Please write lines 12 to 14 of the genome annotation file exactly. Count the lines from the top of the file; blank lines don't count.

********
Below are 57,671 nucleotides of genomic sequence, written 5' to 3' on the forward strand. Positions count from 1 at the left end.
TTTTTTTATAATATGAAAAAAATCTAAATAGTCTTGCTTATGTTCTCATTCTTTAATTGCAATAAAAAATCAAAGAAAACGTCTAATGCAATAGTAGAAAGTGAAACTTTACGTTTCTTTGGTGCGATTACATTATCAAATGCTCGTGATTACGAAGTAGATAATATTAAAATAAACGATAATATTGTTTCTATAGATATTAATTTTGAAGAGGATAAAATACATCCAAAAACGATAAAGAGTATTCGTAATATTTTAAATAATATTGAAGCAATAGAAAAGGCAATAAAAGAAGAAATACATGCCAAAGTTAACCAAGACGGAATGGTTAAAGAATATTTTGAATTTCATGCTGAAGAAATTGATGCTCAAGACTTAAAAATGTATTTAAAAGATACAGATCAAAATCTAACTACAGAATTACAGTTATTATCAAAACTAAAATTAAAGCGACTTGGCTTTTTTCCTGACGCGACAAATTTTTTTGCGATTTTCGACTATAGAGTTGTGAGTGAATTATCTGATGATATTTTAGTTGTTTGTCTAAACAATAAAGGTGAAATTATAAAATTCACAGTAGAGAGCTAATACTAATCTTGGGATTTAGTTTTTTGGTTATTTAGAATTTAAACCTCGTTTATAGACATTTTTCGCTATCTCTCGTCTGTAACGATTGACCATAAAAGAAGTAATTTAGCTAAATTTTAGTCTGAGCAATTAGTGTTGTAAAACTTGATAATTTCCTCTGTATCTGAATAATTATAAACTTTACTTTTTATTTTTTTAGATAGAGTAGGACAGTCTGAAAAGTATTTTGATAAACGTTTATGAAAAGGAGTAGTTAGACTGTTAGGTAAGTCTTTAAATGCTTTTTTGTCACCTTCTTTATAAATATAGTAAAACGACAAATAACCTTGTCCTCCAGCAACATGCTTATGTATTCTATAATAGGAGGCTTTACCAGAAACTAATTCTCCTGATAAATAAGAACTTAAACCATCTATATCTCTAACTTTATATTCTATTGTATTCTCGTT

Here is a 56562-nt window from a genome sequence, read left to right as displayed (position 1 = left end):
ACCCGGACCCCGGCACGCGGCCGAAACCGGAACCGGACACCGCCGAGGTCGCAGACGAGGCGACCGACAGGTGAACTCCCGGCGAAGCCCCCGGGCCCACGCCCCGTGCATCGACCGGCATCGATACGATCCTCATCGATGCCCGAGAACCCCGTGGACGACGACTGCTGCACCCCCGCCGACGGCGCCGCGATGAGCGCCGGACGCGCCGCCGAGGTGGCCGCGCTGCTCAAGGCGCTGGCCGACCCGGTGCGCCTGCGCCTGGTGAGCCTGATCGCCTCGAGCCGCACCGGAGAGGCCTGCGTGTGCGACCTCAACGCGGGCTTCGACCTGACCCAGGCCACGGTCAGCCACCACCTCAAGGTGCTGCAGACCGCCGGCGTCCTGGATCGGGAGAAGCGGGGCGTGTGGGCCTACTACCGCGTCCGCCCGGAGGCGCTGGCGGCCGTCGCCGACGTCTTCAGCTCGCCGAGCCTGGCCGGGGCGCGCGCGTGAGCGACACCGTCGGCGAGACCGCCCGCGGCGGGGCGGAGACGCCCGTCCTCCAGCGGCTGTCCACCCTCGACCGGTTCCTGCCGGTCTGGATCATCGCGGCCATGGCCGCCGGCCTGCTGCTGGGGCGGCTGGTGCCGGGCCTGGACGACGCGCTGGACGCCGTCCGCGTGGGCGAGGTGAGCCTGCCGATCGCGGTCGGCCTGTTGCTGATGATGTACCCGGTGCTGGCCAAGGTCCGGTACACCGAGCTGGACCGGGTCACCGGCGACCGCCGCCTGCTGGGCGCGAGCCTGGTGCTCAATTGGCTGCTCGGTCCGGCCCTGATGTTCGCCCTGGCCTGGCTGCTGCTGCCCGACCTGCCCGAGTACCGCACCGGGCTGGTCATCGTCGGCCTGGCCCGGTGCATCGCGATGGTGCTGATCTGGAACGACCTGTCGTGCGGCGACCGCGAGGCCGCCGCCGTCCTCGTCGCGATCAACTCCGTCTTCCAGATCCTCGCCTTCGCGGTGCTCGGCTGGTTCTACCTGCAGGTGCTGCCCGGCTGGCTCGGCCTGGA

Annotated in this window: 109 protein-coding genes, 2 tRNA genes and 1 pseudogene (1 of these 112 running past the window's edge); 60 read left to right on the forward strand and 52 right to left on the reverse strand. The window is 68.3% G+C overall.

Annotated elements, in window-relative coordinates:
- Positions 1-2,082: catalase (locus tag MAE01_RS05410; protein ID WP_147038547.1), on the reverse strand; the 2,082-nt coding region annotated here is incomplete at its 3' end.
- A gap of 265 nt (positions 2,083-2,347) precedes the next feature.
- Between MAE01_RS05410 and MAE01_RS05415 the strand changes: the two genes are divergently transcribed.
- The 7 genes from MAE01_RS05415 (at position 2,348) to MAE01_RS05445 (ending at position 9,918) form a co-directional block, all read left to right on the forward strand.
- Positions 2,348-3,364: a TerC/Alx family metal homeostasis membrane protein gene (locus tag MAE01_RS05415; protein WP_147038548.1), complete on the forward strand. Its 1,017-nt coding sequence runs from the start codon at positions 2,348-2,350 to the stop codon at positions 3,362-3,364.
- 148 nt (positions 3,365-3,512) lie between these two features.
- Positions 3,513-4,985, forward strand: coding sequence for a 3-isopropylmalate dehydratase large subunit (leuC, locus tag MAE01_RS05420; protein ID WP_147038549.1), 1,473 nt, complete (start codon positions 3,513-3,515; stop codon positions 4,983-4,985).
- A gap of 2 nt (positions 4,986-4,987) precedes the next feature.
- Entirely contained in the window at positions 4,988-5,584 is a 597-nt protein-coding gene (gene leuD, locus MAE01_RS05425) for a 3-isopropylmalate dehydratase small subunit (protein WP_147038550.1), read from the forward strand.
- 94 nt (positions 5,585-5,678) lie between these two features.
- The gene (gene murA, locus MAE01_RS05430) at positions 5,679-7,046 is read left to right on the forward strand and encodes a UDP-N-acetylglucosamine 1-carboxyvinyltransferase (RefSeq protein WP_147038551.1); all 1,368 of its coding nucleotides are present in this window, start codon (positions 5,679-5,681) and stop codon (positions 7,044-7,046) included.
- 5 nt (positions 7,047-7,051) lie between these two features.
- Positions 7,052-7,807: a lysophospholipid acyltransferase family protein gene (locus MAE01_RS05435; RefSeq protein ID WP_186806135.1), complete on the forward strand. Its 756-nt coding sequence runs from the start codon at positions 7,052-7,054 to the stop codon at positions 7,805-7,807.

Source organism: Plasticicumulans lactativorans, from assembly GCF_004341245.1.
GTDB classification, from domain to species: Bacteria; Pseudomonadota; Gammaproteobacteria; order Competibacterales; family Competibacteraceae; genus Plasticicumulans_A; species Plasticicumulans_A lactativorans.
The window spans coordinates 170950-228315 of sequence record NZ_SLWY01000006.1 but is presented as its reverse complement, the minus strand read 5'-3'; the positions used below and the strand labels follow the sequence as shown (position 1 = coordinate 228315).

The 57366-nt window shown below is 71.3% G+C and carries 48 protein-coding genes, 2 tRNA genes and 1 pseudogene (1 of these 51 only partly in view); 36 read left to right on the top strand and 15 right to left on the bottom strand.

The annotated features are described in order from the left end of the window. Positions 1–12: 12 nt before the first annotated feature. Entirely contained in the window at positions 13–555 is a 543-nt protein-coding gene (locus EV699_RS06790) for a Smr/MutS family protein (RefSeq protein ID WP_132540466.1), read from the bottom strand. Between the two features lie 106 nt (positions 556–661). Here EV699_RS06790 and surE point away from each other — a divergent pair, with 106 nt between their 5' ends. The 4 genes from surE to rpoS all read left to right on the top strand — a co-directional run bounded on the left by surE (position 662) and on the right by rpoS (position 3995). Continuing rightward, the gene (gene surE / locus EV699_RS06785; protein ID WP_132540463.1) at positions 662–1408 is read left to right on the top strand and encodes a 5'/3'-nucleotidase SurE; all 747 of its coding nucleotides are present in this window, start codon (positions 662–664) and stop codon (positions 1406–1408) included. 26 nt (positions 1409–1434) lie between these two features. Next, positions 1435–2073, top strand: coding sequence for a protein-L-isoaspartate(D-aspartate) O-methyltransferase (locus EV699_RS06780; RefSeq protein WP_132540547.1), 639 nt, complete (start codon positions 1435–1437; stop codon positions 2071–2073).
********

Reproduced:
- 148 nt (positions 3,365-3,512) lie between these two features.
- Positions 3,513-4,985, forward strand: coding sequence for a 3-isopropylmalate dehydratase large subunit (leuC, locus tag MAE01_RS05420; protein ID WP_147038549.1), 1,473 nt, complete (start codon positions 3,513-3,515; stop codon positions 4,983-4,985).
- A gap of 2 nt (positions 4,986-4,987) precedes the next feature.